In this photo taken on July 29, 2014, Cuyuna Country State Recreation Area manager Steve Weber holds a pole used to raise or lower the ceiling hatch in one of three yurts under construction at the SRAís Yawkey Unit, just north of Crosby, Minn. Four screened windows plus a screen in the door will catch the breeze. Woodstoves will make the structures habitable year-round. (AP Photo/St. Cloud Times, William Camargo) ORG XMIT: MIN2014081613570726
CROSBY, Minn. — Minnesota officials are planning to offer yurts as new shelters for campers looking for a different state park experience.
The state Department of Natural Resources will open the shelters in September as part of a pilot program, the St. Cloud Times reports (http://on.sctimes.com/1t1G5xH ) reported. Three yurts at Cuyuna Country State Recreation Area and two each at Glendalough and Afton state parks will be equipped with woodstoves for year-round use. The dwellings look like a cross between a tent and a tepee and have traditionally been used for shelter in places like Mongolia.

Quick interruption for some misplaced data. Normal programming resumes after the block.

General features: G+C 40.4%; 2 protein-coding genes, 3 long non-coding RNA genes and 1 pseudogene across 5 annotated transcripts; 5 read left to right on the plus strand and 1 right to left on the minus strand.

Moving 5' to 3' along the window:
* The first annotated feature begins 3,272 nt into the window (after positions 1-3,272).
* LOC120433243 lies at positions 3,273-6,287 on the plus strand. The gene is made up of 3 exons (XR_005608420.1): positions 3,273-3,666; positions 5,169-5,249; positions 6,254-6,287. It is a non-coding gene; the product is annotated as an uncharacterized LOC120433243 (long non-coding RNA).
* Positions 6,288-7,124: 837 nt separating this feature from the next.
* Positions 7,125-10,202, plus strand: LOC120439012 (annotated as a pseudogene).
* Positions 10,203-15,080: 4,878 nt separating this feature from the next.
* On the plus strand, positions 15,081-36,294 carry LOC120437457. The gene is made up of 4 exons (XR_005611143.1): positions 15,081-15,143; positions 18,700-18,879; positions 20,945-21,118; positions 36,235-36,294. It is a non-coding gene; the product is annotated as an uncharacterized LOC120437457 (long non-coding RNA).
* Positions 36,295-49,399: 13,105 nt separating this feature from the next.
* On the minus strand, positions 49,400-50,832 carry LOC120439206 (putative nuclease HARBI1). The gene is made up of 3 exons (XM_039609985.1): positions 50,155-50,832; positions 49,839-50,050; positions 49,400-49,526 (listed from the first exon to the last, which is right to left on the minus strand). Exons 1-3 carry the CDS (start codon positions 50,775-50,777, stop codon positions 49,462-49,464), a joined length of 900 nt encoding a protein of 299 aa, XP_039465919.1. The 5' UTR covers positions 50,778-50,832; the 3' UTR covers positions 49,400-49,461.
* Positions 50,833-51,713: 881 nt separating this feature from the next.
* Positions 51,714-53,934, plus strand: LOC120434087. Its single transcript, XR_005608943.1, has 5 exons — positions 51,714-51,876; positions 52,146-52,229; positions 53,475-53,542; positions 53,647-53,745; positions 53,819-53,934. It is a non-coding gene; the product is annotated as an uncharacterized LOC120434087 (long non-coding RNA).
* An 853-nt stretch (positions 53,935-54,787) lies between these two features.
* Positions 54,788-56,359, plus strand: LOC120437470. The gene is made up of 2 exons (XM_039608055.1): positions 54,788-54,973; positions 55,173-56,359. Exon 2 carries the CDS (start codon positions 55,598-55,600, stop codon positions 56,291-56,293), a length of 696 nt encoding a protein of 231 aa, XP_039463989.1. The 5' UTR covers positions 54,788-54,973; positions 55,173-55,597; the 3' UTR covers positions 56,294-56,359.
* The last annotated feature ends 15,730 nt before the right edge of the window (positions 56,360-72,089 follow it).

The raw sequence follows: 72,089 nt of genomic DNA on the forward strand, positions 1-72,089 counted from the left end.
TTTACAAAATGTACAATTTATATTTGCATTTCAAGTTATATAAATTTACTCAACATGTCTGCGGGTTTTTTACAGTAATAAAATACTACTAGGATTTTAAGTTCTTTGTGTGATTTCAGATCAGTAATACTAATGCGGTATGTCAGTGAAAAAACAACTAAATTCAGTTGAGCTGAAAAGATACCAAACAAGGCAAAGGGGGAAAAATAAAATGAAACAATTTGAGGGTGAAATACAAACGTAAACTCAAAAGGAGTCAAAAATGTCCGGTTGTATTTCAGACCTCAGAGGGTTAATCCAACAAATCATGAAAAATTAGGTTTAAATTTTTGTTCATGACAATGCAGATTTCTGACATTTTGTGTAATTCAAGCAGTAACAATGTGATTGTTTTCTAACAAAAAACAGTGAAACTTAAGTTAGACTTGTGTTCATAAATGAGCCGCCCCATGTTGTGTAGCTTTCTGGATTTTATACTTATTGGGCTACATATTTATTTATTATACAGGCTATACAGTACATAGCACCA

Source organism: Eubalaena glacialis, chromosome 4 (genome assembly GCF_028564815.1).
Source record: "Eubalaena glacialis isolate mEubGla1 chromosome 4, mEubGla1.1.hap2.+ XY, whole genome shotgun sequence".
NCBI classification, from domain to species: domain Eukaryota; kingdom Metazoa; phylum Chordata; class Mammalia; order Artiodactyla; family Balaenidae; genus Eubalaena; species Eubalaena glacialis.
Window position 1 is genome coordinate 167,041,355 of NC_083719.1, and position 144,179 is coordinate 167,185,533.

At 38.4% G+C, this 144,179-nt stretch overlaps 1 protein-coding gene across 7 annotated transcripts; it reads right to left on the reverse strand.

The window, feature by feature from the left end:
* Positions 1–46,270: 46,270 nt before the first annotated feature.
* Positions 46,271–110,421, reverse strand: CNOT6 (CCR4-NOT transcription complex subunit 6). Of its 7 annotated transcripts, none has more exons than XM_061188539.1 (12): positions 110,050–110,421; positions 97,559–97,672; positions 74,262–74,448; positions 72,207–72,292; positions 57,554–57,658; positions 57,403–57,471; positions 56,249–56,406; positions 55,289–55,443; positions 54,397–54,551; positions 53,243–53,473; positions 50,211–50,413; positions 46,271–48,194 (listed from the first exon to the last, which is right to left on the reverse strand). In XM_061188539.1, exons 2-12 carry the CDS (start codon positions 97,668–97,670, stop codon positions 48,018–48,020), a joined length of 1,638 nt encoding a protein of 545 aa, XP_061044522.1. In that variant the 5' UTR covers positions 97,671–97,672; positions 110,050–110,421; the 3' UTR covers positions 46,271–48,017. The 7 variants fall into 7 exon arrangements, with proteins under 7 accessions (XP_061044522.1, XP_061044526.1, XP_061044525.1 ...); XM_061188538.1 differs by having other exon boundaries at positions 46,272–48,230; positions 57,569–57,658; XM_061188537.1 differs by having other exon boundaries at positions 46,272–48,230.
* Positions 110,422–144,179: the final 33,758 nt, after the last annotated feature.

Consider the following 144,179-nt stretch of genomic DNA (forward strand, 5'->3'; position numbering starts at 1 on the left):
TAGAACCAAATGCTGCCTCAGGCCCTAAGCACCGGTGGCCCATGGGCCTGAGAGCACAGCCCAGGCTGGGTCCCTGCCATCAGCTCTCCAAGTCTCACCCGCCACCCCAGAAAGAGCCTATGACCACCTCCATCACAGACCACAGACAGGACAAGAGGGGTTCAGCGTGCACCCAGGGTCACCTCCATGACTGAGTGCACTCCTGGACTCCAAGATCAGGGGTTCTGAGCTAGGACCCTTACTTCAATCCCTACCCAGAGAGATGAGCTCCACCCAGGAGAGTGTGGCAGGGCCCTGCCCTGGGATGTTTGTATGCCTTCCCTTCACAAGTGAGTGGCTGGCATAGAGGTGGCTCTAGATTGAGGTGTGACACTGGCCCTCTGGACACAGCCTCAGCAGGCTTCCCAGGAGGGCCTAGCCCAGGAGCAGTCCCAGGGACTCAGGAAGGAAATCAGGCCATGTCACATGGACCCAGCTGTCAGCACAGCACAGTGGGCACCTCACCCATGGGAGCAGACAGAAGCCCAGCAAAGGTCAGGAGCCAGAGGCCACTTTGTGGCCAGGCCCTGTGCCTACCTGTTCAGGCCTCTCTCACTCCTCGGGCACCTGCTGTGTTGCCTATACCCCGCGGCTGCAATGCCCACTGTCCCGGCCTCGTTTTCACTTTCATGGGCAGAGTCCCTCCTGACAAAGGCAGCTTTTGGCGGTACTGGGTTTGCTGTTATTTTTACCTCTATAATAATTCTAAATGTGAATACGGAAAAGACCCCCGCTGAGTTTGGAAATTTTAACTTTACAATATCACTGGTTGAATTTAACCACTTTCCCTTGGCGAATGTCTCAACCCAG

"There's a little sense of adventure, the sense that you're out a little bit farther than just any state park," said Peter Hark, the department's operations manager for parks and trails. "All three of these sites were picked because you can't just drive right to them."
Hark said visitors can hike, bike or paddle to the sites. Cuyuna will offer three 20-foot yurts next to Yawkey Mine Lake and a challenging mountain bike trail. Visitors at Glendalough can paddle up the yurts via Annie Battle Lake or take a new trail.
Although reservations aren't yet open, the department estimated the yurts will cost about $45 to $65, the same to rent as state park camper cabins. The department hopes the yurts will attract new groups to the outdoor areas.
The shelters, made by Colorado Yurt Co., cost $13,000 each for the structures themselves. The pilot program's total cost so far is nearly $570,000 with amenities, including vault toilets, cooking shelters and wells.
Each yurt will likely be named something reminiscent of the iron ore mining industry.
Hark said the department ultimately wants to create unforgettable experience for visitors that will keep them coming back.
People who stay at the yurts will be able to observe nature up close by listening to the calls of loons, watching hawks circle overhead, fishing for trout, swimming in the lake and enjoying numerous other recreational offerings.
After a year, Hark said the department will evaluate the yurts and decide if they should be built in other locations.
"We want to be sure we're meeting a need and creating a setting that works well," Hark said. "I think the question would be: Should we try these in more the traditional campground?"